Artistic inspiration springs from myriad founts.

Ballet Austin artistic director Stephen Mills invariably draws from art and music.

Last year, Mills mined a compelling painting in his own collection — and the music of J.S. Bach — to create his three-part "Truth & Beauty: The Bach Project."

This year, he tapped an entirely new well: poetry.

For "Silence Upon Silence," Mills plumbed the romantic yet strikingly modernist poetry of e.e. cummings.

"Silence" is one of two short ballets Mills choreographed for the "Studio Theater Project" opening this weekend and staged in Ballet Austin's intimate 275-seat Austin Ventures Studio Theater, where the audience is just a few feet away from the stage.

The company will also premiere Mills' "Luminaria," and dance "Lasting Imprint," a piece by New York choreographer Nicolo Fonte.

Mills first encountered cummings years ago while a senior in high school. And the poet's direct yet idiosyncratic style burned an impression that continued to percolate in Mills' imagination. The dancemaker chose four poems and relished the challenge.

"I decided to use poetry to create movement precisely because I've never used text as a starting point before," Mills said recently. "As an artist, you're always looking for things that will send you in a new direction."

For each poem, Mills created a duet, with the four duets culminating in a finale with all eight dancers. Each duet is a movement metaphor for a different facet of a relationship. Mills set his dances to Brahms' Ballades, a lyrical four-part romantic piece for solo piano.

At a rehearsal for "Silence," the dancers move through Mills' modern ballet choreography. Couples embrace in beautifully angular and unexpected ways, then break away in fluid moves. The pattern repeats with variations as the four couples intertwine, creating sinuous lines.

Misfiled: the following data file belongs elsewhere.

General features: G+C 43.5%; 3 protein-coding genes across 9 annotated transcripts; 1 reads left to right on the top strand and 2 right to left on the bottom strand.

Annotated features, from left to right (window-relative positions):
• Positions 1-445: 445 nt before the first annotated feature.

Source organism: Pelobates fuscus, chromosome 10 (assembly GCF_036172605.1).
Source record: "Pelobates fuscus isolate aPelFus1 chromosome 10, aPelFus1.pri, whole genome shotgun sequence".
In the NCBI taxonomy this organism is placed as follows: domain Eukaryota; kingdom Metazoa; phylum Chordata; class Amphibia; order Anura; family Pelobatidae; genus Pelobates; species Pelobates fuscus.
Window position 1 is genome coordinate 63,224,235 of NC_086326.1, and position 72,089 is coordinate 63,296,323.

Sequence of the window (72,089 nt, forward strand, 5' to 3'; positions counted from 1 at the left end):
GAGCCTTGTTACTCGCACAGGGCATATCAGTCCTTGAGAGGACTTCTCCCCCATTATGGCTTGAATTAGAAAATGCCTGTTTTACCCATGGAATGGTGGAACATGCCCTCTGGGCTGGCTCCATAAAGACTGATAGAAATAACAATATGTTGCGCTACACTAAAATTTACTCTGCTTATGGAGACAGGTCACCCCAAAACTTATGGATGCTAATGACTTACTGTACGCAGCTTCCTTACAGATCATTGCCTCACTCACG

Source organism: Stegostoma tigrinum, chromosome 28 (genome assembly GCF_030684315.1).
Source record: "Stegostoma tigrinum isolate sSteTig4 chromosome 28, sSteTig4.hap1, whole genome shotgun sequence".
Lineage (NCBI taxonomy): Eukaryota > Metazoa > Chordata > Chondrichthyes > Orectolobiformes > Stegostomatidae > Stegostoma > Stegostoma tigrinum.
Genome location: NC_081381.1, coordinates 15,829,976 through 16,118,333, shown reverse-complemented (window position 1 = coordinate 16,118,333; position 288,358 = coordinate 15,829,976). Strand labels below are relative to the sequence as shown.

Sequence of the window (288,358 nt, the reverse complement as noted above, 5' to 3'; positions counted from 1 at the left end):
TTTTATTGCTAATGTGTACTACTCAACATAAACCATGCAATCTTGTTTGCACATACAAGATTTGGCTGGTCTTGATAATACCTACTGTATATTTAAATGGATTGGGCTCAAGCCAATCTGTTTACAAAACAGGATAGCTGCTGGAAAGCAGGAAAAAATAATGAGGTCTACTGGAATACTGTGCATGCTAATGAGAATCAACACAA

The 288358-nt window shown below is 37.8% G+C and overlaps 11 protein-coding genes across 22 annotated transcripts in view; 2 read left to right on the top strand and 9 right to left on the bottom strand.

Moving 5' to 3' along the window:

"(Cummings') poems are so sensitive, sensual and beautiful. They're very emotion-laden, and they really talk about people coming together and wanting the same things from each other — to be loved and cared for," Mills explains.

That thoughtful mood undergoes change in "Luminaria," Mills' second new dance on this weekend's program.

The City of San Antonio commissioned the Ballet Austin choreographer to create a new work for its recent "Luminaria" festival. (The company performed in San Antonio March 12.)

Mills turned to a source that frequently inspires him: music. Last fall, a certain sound intrigued him.

An interview on NPR with noted Spanish composer and musician Jordi Savall piqued Mills' interest. A champion of Baroque music, Savall teamed up with Mexico's early music group Tembembe Ensamble Continuo of Guanajuato, Guanajuato, to record "El Nuevo Mondo," a CD of "son" music, a 16th-century dance music form that flourished, and changed, in 17th- and 18th-century Mexico after Spanish colonization. Savall and his collaborators blended the historical scores with modern son scores to create a sound that is both ancient and contemporary.

Mills did likewise with the movement.

In a spirited mode, five couples weave through circular patterns across the stage, their steps and gestures completely those of modern ballet, yet somehow infused with just traces of traditional courtly Spanish dance and Mexican folk dancing.

"Luminaria" is a cultural, creative mash-up, Mills-style: vestiges of the familiar, wrapped in the recent.

jvanryzin@statesman.com; 445-3699

Studio Theater Project

When:8 p.m. Fridays and Saturdays, 3 p.m. Sundays through April 3

Where:Austin Ventures Studio Theatre, Ballet Austin, 501 W. Third St.

Cost: $45

Information: www.balletaustin.org